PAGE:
Sweden’s aim to create a society accessible to all is much more than removing physical obstacles for people with mobility impairment. It’s about meeting diverse needs with user-friendly solutions, a shift in attitudes, equal opportunities and the possibility to participate as an individual.
Roland Håkansson, a wheelchair user himself, works toward a Swedish society with equal rights and complete access for all. Photo: Albert Martinsson
Public authorities and agencies are working hard to set not only guidelines but also a good example for the rest of society. Roland Håkansson, general secretary of the Swedish Federation of People with Mobility Impairment (De Handikappades Riksförbund), says: “It’s about creating a system where we have rights.” A wheelchair user himself, Håkansson understands first-hand the daily challenges faced by people with disabilities.
Sweden is working toward a vision of complete access by 2010. The nationwide project “From Patient to Citizen: A National Action Plan for Disability Policy” started in 2000 after it was adopted by Swedish Parliament.
A national effort
The private sector is targeted through legislation while government ordinance largely covers public agencies and authorities. The main goals include ease of access to buildings and public transportation as well as removing everyday hurdles in the work-life environment. But the big picture is to eliminate discrimination on all levels, both in a practical sense and within the mind-set of society.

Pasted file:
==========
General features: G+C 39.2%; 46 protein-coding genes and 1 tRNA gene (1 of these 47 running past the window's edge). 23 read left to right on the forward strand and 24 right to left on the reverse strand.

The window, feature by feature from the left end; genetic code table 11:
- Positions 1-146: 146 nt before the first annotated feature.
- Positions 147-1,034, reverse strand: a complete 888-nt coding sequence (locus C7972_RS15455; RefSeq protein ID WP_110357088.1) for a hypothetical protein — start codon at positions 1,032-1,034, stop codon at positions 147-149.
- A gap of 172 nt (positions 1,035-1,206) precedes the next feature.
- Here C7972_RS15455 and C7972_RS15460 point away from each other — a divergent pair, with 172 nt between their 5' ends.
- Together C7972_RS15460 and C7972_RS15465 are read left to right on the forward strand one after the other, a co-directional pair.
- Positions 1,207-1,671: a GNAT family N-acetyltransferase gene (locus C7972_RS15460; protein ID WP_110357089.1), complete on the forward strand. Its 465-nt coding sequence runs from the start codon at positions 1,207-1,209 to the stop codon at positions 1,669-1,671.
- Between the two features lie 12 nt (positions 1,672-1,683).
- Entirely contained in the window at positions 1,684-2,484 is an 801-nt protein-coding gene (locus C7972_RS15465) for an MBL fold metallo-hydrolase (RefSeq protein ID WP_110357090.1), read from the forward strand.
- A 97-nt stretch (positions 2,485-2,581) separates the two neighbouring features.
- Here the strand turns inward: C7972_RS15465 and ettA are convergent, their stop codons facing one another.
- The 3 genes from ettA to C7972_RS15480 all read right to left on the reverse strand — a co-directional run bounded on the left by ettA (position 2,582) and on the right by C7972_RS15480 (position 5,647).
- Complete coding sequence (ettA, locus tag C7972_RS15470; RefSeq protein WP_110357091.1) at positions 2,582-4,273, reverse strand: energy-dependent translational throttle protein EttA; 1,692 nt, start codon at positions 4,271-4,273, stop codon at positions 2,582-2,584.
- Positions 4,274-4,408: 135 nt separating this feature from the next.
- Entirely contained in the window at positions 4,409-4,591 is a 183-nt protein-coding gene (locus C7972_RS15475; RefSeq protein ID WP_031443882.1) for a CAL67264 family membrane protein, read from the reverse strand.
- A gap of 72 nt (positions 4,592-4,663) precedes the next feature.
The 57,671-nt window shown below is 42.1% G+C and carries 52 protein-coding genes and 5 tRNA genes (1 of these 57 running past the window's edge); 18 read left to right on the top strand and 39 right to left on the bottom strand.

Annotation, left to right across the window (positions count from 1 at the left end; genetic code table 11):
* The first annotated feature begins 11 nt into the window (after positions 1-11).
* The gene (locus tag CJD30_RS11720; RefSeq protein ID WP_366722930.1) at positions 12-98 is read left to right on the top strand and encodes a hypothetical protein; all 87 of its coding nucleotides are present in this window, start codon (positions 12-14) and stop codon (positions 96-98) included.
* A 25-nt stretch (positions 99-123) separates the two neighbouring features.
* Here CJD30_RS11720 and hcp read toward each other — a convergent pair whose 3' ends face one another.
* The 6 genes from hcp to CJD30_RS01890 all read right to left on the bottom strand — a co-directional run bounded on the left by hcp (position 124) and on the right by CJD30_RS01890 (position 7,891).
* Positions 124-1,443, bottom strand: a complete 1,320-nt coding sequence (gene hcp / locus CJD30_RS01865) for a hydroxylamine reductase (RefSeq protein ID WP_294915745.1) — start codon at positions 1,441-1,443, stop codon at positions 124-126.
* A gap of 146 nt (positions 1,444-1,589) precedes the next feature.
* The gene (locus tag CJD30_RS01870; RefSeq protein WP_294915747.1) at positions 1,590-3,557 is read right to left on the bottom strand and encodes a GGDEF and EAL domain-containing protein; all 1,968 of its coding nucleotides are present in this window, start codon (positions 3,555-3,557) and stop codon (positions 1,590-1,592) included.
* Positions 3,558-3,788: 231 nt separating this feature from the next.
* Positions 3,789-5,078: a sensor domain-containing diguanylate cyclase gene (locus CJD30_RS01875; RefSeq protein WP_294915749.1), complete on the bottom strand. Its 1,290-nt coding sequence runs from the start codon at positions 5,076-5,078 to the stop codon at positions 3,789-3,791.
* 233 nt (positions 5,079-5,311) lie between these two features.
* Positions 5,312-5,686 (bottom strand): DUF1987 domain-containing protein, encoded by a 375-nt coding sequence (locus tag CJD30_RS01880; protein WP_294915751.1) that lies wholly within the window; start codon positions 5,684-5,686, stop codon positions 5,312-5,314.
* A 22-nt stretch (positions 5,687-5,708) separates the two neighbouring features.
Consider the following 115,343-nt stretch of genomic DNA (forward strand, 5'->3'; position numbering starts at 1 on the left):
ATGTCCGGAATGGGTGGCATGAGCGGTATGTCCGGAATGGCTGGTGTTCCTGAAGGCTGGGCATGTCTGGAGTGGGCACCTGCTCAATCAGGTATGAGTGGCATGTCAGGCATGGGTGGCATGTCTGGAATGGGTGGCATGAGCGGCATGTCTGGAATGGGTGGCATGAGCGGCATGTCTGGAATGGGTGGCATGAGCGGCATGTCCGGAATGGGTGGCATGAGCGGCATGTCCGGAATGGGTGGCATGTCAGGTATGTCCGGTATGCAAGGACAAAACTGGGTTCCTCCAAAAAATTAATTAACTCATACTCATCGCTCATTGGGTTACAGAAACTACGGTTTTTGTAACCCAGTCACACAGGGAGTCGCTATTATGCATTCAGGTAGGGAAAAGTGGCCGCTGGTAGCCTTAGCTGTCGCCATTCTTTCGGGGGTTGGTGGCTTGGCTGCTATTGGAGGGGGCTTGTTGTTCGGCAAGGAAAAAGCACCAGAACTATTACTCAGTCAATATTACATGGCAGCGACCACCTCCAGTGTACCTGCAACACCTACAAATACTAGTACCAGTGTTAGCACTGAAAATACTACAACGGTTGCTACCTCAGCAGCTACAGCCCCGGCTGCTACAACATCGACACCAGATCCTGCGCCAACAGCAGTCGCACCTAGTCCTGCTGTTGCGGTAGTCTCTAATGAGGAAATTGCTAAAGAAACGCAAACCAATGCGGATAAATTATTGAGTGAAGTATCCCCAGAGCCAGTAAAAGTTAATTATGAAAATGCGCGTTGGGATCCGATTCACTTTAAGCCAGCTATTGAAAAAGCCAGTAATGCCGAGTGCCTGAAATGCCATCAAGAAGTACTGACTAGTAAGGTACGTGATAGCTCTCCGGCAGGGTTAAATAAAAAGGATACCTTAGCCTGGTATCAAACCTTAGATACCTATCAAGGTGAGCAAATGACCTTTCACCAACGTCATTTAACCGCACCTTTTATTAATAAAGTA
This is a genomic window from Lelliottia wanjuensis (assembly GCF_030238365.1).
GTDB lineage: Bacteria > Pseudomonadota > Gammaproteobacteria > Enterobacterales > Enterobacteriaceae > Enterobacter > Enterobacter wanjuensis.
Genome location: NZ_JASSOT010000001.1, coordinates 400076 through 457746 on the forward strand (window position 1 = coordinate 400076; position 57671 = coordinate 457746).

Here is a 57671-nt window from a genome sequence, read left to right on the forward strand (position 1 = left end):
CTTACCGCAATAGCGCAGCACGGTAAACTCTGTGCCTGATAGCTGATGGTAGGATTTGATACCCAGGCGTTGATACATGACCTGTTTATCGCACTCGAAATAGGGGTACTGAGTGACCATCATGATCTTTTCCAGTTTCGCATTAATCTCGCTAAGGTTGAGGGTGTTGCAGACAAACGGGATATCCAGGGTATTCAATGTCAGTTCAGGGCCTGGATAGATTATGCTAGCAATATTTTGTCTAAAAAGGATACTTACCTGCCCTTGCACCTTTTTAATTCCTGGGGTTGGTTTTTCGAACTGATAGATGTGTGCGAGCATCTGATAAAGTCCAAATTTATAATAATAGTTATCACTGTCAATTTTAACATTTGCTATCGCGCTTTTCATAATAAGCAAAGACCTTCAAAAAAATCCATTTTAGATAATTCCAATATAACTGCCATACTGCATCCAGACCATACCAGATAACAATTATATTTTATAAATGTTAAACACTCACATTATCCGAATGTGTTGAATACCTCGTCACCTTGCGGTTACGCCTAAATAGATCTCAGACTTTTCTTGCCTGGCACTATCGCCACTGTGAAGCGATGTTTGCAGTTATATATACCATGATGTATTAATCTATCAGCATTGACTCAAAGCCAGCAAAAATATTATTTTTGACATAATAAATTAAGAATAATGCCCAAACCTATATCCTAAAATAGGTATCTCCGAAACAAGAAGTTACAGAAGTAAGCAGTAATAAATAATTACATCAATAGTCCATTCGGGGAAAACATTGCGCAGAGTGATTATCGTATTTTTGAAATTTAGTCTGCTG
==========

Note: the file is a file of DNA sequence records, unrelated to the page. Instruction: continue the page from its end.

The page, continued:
The Swedish Agency for Disability Policy Coordination (Handisam) works with issuing guidelines for government agencies on a local and national level.
Handisam director-general Carl Älfvåg says: “As a country, Sweden wants to be as progressive as possible when it comes to accessibility.” Currently, there are around 400 public agencies cooperating and the majority are preparing action plans of their own.
Accessibility also involves communication. Swedish Handisam has kept this in mind when developing their website.
While the project highlights open environments for wheelchair users, its scope is not limited to mobility. The aim is to meet the diverse requirements of people in all disability groups.
“We have to think further than simply building ramps,” Älfvåg says. “It’s about accessible communication and information for the hearing and visually impaired. It’s also about printed material and websites as well as education and recruitment and promotion policies when it comes to being an accessible employer.”
Numerous schemes in line with the plan are already in place. Sweden’s National Property Board (Fastighetsverket) is working with the National Heritage Board (Riksantikvarieämbetet) to improve access for visitors to castles and other listed buildings. On a regional level the transportation sector has improved information about accessible platforms for train passengers and has introduced low-threshold buses.
When it comes to IT, Älfvåg sees huge potential. “The internet has changed how we access and share information so many things can and are being done,” he says. “Agencies, especially those on a national level, are constantly working with this.”